Pastor Brian Houston's father, Frank Houston who founded Sydney Christian Life Centre, from which Houston jr founded Hills Christian Life Centre, which became the Hillsong of today was a self-confessed child sex offender. (so whenever Hillsong tries to distance themselves from him, it's in church name only)
The bravery of one of his victims, known only as AHA, lead to the appearance of Hillsong's representatives at Australia's Royal Commission into Institutional Responses to Child Sexual Abuse, a world first initiative from outgoing Prime Minister, Julia Gillard.
This issue requires a section of this site devoted to that alone. But until that is up the key points are:
* Brian Houston has misled his congregation and lied about his father's actions, and his own and Hillsong's responses since first having to address it in 2001. He lied under oath at the Royal Commission that Frank was removed from ministry and never allowed to access children again.
* Senior prosecutors referred the failure of Brian Houston and Hillsong to report the matter to authorities, as well as his conflict of interest in handling his father's case, to the police. That was 2014. No action has been taken.
* The highest profile case that Hillsong has encountered was covered up, lied about, and only forced out under duress and because of this court case. This is all documented in minutes from their own meetings.
There is no evidence to suggest the culture, or the handling of cases, or the application of policy to reality, if policy exists at Hillsong, has changed.
Leaving young people and children in the care of Hillsong remains an incredibly dangerous course of action, because if this is how the most profile case was handled, we can only imagine how less powerful people, which is everybody else, has been treated should they report abuse.
The victims have not gone away. They are still waiting for police, and they haven't forgotten.
It's unlikely that the Royal Commission will be the end of this for Hillsong.
Soon after People in Glass Houses was released, I was contacted anonymously by a small group of frightened and traumatised women. They had been in a rehab facility which originated in the US and had been introduced to Australia through Darlene and Mark Zschech. In all of my time working with those who escaped Hillsong and its offshoot organisations, and in working as a social worker with people who've suffered trauma, I have personally never seen people as terrified and traumatised by treatment as these women were. And after having spent 9-12 months being told they were possessed by demons by the volunteers who worked with them, that result is unsurprising.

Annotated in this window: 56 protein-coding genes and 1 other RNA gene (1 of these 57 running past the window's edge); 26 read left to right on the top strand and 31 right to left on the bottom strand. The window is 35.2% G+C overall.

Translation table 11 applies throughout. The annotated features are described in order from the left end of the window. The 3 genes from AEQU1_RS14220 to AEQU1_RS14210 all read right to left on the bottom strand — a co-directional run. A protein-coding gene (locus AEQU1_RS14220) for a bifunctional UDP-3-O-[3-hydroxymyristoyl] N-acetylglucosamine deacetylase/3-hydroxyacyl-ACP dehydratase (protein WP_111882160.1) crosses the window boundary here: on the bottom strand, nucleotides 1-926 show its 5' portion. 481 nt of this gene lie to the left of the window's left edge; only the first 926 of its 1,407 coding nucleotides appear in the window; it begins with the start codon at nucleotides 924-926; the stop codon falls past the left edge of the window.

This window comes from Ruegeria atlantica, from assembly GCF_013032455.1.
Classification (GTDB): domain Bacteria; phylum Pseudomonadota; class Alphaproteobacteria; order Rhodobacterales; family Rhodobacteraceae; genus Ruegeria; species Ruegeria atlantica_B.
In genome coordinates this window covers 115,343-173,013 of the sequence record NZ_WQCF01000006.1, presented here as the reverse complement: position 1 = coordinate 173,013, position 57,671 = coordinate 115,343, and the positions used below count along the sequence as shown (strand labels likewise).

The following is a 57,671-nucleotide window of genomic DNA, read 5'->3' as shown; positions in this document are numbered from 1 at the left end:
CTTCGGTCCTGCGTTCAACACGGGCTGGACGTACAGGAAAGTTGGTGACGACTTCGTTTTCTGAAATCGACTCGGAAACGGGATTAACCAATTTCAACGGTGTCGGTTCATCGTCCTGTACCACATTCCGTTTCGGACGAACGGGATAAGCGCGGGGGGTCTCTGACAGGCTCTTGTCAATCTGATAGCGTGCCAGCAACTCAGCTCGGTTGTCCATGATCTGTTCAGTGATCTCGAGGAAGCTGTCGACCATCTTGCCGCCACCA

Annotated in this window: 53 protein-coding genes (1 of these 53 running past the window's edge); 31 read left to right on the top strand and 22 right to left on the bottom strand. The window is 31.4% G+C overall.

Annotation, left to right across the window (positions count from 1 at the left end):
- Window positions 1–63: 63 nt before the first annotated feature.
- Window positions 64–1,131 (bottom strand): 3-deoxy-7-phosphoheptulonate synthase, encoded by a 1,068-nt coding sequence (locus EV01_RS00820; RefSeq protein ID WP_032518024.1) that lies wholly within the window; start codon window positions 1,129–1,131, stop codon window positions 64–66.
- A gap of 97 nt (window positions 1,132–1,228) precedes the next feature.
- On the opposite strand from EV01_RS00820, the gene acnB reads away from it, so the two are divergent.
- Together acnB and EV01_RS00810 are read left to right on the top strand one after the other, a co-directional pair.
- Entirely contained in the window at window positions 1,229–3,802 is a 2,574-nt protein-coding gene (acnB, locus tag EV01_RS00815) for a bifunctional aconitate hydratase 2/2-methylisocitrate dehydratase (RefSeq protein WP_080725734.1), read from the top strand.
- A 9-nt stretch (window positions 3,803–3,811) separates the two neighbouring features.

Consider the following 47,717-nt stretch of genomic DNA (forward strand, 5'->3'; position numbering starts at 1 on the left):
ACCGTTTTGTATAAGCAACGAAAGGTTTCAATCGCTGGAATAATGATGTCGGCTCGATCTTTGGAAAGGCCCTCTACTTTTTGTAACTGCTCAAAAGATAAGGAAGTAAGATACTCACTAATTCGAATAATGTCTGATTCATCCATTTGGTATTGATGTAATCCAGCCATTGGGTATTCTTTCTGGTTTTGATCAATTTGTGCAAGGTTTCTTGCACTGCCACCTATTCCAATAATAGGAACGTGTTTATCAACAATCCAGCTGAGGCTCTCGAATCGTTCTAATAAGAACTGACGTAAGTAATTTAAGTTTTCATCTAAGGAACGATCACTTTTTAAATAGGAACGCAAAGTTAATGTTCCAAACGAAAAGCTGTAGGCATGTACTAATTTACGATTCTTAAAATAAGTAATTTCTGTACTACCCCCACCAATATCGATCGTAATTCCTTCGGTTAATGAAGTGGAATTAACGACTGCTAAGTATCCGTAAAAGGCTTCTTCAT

The program, which had started to help 'girls in trouble' , that is, pregnant, had expanded to offer services for women with eating disorders, psychological issues, and other trauma related conditions. They were promised professionals. They were given bible college students and exorcisms. For most participants, their symptoms worsened.
They very bravely gave their stories to the Sydney Morning Herald's Ruth Pollard, who conducted a thorough investigation, and by the end of 2009, Mercy Ministries had closed in Australia.
It rebranded in the US and is now known as Mercy Multiplied. However that's the only thing that has changed, and in a recent Slate report, the damage is still as extensive.
Here's my take on how Mercy Ministries was used by Hillsong to make more money. The human cost is irrelevant, and lives that were lost to suicide or overdose due to the abuse at the organisation are never counted.